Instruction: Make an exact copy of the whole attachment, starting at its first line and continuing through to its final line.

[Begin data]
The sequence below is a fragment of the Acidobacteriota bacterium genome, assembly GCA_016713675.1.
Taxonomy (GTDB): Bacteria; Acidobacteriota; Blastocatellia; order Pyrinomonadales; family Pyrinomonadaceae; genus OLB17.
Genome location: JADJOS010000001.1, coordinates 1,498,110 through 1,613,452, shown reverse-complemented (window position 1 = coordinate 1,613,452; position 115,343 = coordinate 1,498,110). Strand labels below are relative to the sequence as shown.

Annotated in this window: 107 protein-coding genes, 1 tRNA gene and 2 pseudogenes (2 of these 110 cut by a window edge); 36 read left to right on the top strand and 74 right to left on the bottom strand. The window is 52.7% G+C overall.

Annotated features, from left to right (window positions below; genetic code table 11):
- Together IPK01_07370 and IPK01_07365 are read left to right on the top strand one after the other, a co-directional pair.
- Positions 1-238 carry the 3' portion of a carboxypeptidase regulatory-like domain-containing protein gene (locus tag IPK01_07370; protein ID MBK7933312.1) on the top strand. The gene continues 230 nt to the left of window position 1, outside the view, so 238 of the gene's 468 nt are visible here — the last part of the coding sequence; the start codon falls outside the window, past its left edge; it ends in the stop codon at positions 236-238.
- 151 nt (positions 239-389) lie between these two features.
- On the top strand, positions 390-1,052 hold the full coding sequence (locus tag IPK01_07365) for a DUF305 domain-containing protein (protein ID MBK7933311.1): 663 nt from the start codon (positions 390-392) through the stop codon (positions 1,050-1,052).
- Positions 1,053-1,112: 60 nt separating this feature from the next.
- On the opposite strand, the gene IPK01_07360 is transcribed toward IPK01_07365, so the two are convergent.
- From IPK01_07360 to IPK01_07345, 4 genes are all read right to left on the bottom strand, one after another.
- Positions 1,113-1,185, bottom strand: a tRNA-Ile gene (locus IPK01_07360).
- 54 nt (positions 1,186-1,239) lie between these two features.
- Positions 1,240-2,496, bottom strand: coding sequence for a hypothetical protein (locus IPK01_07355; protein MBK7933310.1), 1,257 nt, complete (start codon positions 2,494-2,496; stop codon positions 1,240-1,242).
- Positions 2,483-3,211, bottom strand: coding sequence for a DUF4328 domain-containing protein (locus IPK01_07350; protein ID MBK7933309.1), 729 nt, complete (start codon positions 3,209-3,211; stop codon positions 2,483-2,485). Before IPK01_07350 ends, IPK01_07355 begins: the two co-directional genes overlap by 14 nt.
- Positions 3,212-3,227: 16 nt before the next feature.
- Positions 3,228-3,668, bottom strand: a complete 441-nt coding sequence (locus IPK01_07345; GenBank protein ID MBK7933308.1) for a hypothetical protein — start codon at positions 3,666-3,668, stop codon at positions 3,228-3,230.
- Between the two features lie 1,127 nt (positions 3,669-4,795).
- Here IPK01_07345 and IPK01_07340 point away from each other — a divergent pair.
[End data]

The sequence below is a fragment of the Acidobacteriota bacterium genome, assembly GCA_016713675.1.
Taxonomy (GTDB): Bacteria; Acidobacteriota; Blastocatellia; order Pyrinomonadales; family Pyrinomonadaceae; genus OLB17.
Genome location: JADJOS010000001.1, coordinates 1,498,110 through 1,613,452, shown reverse-complemented (window position 1 = coordinate 1,613,452; position 115,343 = coordinate 1,498,110). Strand labels below are relative to the sequence as shown.

Annotated in this window: 107 protein-coding genes, 1 tRNA gene and 2 pseudogenes (2 of these 110 cut by a window edge); 36 read left to right on the top strand and 74 right to left on the bottom strand. The window is 52.7% G+C overall.

Annotated features, from left to right (window positions below; genetic code table 11):
- Together IPK01_07370 and IPK01_07365 are read left to right on the top strand one after the other, a co-directional pair.
- Positions 1-238 carry the 3' portion of a carboxypeptidase regulatory-like domain-containing protein gene (locus tag IPK01_07370; protein ID MBK7933312.1) on the top strand. The gene continues 230 nt to the left of window position 1, outside the view, so 238 of the gene's 468 nt are visible here — the last part of the coding sequence; the start codon falls outside the window, past its left edge; it ends in the stop codon at positions 236-238.
- 151 nt (positions 239-389) lie between these two features.
- On the top strand, positions 390-1,052 hold the full coding sequence (locus tag IPK01_07365) for a DUF305 domain-containing protein (protein ID MBK7933311.1): 663 nt from the start codon (positions 390-392) through the stop codon (positions 1,050-1,052).
- Positions 1,053-1,112: 60 nt separating this feature from the next.
- On the opposite strand, the gene IPK01_07360 is transcribed toward IPK01_07365, so the two are convergent.
- From IPK01_07360 to IPK01_07345, 4 genes are all read right to left on the bottom strand, one after another.
- Positions 1,113-1,185, bottom strand: a tRNA-Ile gene (locus IPK01_07360).
- 54 nt (positions 1,186-1,239) lie between these two features.
- Positions 1,240-2,496, bottom strand: coding sequence for a hypothetical protein (locus IPK01_07355; protein MBK7933310.1), 1,257 nt, complete (start codon positions 2,494-2,496; stop codon positions 1,240-1,242).
- Positions 2,483-3,211, bottom strand: coding sequence for a DUF4328 domain-containing protein (locus IPK01_07350; protein ID MBK7933309.1), 729 nt, complete (start codon positions 3,209-3,211; stop codon positions 2,483-2,485). Before IPK01_07350 ends, IPK01_07355 begins: the two co-directional genes overlap by 14 nt.
- Positions 3,212-3,227: 16 nt before the next feature.
- Positions 3,228-3,668, bottom strand: a complete 441-nt coding sequence (locus IPK01_07345; GenBank protein ID MBK7933308.1) for a hypothetical protein — start codon at positions 3,666-3,668, stop codon at positions 3,228-3,230.
- Between the two features lie 1,127 nt (positions 3,669-4,795).
- Here IPK01_07345 and IPK01_07340 point away from each other — a divergent pair.